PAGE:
The columnist gets to ask the question today.
Q: Who or what was Bob Kinsey’s aunt and her fellow nurse looking at?
A: The temptation is to speculate those two distracted staffers on the back row of a vintage black and white group photograph of the early nursing staff at Catawba Sanatorium were trying to catch sight of an incoming helicopter to take them home.
Alas, given that the circa mid-1910s snapshot of Kate Lavinder and colleagues, shot outside with the hospital in the background, no chopper was en route.
The rotary wonders did not come into production until 1939. Seeing as how the road over the mountain from the Roanoke Valley to the hospital in those days was frightful, helicopter travel would have been infinitely quicker and more comfortable.
Nurse Lavinder, one of Bob Kinsey’s mother Macye’s four sisters (there were also four boys), worked at the hospital only a few years, Kinsey said. What we know about her service at the state’s first hospital to treat the dreaded and at that time incurable disease of tuberculosis sharpens our picture of what the facility was like soon after it opened in 1908.
The hospital and its history have turned up in discussion here from time to time. Kinsey, history buff and friend of the newspaper, called to contribute his aunt’s story to the narrative.
Kinsey never knew his aunt, one of his mother’s older sisters, relying instead on family correspondence and his parents’ stories. Nurse Kate never married.
“Mother and Dad were married on New Year’s Eve 1912. Aunt Kate was working over at the sanatorium during that period of time. My parents were just married with no children yet when they decided on a Sunday to go visit Kate.”
That social call may have turned out to be more of a challenge than the young couple had bargained for. They were living on Elm Avenue in Roanoke, apparently with no transportation of their own.
“My father owned a motorcycle. I don’t know when he got married whether he kept it or not. There was no mention of it after about 1910.”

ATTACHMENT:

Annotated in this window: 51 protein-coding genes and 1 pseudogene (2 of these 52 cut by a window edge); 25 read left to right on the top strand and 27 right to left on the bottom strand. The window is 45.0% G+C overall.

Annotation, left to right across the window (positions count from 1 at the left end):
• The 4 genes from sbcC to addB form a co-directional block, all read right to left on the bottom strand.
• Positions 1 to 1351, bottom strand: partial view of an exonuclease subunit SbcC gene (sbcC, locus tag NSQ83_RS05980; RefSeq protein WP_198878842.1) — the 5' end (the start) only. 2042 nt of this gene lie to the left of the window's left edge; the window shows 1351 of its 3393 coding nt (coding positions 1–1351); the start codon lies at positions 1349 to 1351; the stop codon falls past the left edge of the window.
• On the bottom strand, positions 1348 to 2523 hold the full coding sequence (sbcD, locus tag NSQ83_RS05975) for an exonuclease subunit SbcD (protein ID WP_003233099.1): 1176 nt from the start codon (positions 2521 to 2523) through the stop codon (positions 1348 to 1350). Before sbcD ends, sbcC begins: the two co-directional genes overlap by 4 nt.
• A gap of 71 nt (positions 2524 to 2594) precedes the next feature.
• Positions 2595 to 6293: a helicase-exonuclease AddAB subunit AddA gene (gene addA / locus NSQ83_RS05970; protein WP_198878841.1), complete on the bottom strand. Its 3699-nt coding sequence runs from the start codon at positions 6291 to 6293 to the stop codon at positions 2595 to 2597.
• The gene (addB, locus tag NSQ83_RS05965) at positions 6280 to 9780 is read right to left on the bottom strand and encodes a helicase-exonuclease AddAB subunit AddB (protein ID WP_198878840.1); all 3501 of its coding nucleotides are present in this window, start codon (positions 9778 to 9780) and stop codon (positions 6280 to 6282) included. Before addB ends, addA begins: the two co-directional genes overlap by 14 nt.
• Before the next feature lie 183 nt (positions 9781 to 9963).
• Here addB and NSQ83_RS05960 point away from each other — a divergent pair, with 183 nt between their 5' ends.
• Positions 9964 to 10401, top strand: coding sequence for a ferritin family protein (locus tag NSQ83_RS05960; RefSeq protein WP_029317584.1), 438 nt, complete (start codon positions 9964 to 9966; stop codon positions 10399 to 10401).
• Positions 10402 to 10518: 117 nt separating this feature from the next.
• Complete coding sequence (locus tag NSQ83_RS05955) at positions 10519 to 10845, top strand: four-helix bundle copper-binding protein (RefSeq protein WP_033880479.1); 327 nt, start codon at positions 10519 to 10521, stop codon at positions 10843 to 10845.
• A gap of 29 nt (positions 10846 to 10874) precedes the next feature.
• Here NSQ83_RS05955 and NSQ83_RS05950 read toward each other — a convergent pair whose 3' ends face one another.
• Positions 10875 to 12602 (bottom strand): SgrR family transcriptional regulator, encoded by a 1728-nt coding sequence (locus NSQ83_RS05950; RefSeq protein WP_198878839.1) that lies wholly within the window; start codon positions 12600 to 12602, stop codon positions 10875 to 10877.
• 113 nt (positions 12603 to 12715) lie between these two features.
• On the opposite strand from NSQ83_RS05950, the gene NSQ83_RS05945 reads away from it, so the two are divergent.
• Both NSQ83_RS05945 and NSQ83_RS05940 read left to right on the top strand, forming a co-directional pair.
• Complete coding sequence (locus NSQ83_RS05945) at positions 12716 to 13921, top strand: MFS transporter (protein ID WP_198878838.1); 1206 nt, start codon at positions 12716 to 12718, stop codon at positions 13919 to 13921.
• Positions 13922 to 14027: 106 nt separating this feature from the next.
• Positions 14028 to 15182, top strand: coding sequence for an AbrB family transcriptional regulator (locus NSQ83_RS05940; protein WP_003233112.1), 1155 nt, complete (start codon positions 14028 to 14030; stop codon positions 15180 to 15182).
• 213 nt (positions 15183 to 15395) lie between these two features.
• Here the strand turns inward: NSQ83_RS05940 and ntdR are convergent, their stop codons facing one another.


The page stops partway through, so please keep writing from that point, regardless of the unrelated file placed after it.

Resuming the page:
Public transportation, limited though it may have been, evidently was all that was available.
“They packed a lunch, caught the streetcar and rode up to Lakeside. I don’t know what there was of Kessler Mill Road in those days, but the railroad did run from Salem to Catawba.”
As explained by Raymond Barnes in his history of Roanoke, the Norfolk & Western built the spur from Salem in order to serve a large sand mine on 14,000 acres in the Catawba Valley that furnished material for the Cooper Silica Glass manufacturing operation back in the Roanoke Valley.
The 9-mile spur opened in 1909, according to Barnes. The problem for hospital visitors such as the Kinseys, with no connector from the Catawba Railroad to the hospital, the train bypassed the facility in its haste to arrive at the mine for another load.
“So they followed the railroad and walked to the hospital.”
Some hike that must have been over the mountain, not to mention the return trip. Access to the old Red Sulphur Springs site where the hospital would be developed had been a major hindrance for lawmakers in Richmond when it came time to choose the site.
Citing a 1929 book about the early years of the hospital by Dr. Earnest Stephenson, Grace Hemmingson reported in her study of the early hospital era that despite promises from the N&W, a branch road to the hospital was not completed “until well after the sanatorium opened.”
Renovations at the former Red Sulphur Springs as it was being transformed into a hospital took place with building materials being delivered via a 12-mile road over the mountain “not in good condition for hauling patients and supplies.”
Another reference to the road, presumably describing it in poor weather, was “almost impassable.”
Like a number of the nurses and doctors at Catawba, Nurse Kate had suffered from TB herself, Kinsey said. That suggests she went through a special TB-focused training program for nurses that began at the hospital the year after it opened. Hemmingson described the program as intended for “cured and arrested patients.”
Staffing had been a major issue early on because potential nursing hires were put off by the hospital’s isolated location as well as fears of catching the illness themselves. Hence the focus on recruiting former patients.
In time “dedication of former patients to the current ones was a general feature of the fight against tuberculosis,” Hemmingson pointed out. Many of the top researchers and doctors in the field also fit that profile. Dr. Edward Livingston Trudeau, considered the father of the American sanatorium movement, was one such former sufferer.
Ex-patients formed the majority of nurses trained in TB prevention methods. The problem with that system was that relapse was always a danger. This would happen and “nurses would often become bedridden and unable to work.”
Kinsey never met his aunt because she had moved to California for her health. It was believed in those years that the dry climate in parts of the West was helpful in the rehabilitation of TB patients. Did a relapse end her nursing career and send her to California to recuperate? Maybe.
Another question we’ll never really answer is, what was she looking at in that group shot?
In her beautiful cursive, she wrote on the back of the picture with self-deprecating humor, “I look like I am making eyes at the stars.”
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